In the 1920s, when I was living in Chico, California, the town had two daily papers, morning and evening. I had been reading newspapers ever since I learned to read, and felt at a loss without them. Even today, I feel very uncomfortable until I get a newspaper in my hand every day.
In August 1923, I read that President Warren G. Harding was visiting the West Coast. His train was coming down from Portland to San Francisco, and we learned it would pass through Chico about 1:00 in the morning. So all of us went down to the depot that night.
There must have been a hundred or so standing there lined up, hoping the president would show up, so they could say they saw him. The train arrived; it slowed down, but it didn't stop. Of course, Harding was asleep then. He got into San Francisco early the next morning, and I think he died that evening.
I was home that night, and the next thing I knew, the circulation manager for the morning paper, the Chico Record, was pounding on my door. "Thomas! Do you want to sell some papers? We're putting out an extra. The president died."
I was in my clothes in no time, and ran over to the Record office. They had assembled about 20 kids out there, and as the papers came off, they were giving them bundles. So we fanned out all over the town, yelling, "Extra! Extra! President dies! Extra! Extra!"
Lights were turning on; people were running out there to buy a paper. Everybody wanted to see it, because there weren't any radios in the homes then. I had to go back twice to get more papers. I sold all that I got, and I made about $6 that night, which was good for a teenager.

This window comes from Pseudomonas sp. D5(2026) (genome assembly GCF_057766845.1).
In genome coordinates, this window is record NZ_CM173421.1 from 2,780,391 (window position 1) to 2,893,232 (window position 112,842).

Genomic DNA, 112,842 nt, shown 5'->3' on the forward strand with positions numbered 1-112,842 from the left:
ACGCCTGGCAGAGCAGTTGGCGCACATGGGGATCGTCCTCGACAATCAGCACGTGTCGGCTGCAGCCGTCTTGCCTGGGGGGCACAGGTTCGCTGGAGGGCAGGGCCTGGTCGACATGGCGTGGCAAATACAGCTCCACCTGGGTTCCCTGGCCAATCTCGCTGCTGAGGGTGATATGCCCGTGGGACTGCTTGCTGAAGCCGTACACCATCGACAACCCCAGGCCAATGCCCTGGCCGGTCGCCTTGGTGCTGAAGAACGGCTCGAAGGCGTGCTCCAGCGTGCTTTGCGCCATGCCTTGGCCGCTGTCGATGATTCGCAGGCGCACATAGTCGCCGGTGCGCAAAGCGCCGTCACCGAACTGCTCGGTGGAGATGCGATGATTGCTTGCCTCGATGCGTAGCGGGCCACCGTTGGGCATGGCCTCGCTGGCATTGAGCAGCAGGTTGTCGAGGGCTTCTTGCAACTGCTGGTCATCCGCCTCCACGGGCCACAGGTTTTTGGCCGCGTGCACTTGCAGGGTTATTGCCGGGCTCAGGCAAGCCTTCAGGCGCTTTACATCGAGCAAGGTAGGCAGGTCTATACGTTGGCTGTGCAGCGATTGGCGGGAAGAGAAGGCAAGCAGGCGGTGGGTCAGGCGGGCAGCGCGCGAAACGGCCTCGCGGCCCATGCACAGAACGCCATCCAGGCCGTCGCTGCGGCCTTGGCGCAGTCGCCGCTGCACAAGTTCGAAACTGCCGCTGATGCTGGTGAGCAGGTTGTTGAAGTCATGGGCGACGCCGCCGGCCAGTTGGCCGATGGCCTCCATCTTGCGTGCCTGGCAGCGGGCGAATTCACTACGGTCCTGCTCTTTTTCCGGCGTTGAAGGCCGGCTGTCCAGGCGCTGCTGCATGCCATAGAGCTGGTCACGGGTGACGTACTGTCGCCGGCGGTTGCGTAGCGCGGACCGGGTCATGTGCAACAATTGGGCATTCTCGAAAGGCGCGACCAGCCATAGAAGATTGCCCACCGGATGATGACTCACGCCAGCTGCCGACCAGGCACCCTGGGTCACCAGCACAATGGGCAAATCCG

Harding was a Republican, and it was Republican country up there, but I didn't see any grief over his death. With President Kennedy, it was different. Kennedy was butchered. Harding died in bed, from illness. And then Kennedy was far more popular than Warren Harding was. Harding was just a political hack, who went along with everything the party's leaders told him to do and didn't make any ripples. All he liked to do was play poker and drink bourbon whisky. He was a figurehead for the Republicans, because nobody knew whether he was intelligent or not. He never said anything.
Another news event I remember was the World Series of 1921, when the New York Giants played the New York Yankees. I favored the Giants because my father had taken me to see them play at the Polo Ground in Harlem, which was their home park.
I was going by the office of the Chico Enterprise, the evening paper, when I noticed a crowd standing outside. I stopped to see, and a person was putting the score up in the window as soon it came over the wire from Associated Press. The sportswriter would describe it very graphically, just like you'd read it in the paper -- every ball thrown or fielded. He made it so realistic, it was almost like you were there.
They posted it twice per inning, every time a team came up to bat. Those who were closest and could read the story passed the word back, and there would be discussions about the game. Many people stayed there for the whole nine innings, which was about three hours.
I didn't start hearing radio in Chico until about 1925. We didn't get one until 1927, when I was working for the Southern Pacific Railroad. Then I became well acquainted with Red Skelton, Jack Benny and the two black crows -- Amos and Andy.
I knew they weren't black then, because there was a lot of talk going on. Some blacks felt quite ashamed for it, but I always looked at it this way: I knew they were white men, and they sounded funny to me. I was laughing just like whites did, because Amos and Andy were being much quoted, both in the black and white communities, for the type of English they used. It was so ridiculous, all you could do was laugh, because I couldn't imagine anyone being that stupid.